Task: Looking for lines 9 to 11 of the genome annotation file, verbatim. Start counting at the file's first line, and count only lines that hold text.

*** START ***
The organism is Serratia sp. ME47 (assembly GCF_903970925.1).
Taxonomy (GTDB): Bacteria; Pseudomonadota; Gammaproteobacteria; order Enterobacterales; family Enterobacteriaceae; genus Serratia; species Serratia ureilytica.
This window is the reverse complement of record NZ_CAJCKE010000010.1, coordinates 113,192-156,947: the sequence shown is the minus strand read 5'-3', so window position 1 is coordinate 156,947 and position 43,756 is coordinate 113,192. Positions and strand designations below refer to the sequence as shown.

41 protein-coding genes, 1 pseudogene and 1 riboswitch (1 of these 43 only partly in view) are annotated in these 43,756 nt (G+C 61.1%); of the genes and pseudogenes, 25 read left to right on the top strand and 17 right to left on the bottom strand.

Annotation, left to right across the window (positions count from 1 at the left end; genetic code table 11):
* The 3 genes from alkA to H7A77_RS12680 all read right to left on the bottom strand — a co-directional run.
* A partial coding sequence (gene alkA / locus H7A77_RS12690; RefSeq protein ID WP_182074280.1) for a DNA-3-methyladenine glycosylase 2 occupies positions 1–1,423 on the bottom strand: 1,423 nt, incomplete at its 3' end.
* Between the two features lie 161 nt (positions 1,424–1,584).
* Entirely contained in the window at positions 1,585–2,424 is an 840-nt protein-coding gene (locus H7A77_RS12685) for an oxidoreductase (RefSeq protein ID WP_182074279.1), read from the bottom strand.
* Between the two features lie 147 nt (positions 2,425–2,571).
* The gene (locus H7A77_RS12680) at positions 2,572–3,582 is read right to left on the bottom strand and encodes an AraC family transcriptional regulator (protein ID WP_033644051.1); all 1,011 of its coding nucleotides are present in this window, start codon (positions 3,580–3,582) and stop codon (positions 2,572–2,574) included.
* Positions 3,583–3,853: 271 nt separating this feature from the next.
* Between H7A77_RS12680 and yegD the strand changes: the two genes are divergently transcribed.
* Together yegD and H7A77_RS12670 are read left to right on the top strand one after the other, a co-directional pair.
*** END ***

* Entirely contained in the window at positions 1,585–2,424 is an 840-nt protein-coding gene (locus H7A77_RS12685) for an oxidoreductase (RefSeq protein ID WP_182074279.1), read from the bottom strand.
* Between the two features lie 147 nt (positions 2,425–2,571).
* The gene (locus H7A77_RS12680) at positions 2,572–3,582 is read right to left on the bottom strand and encodes an AraC family transcriptional regulator (protein ID WP_033644051.1); all 1,011 of its coding nucleotides are present in this window, start codon (positions 3,580–3,582) and stop codon (positions 2,572–2,574) included.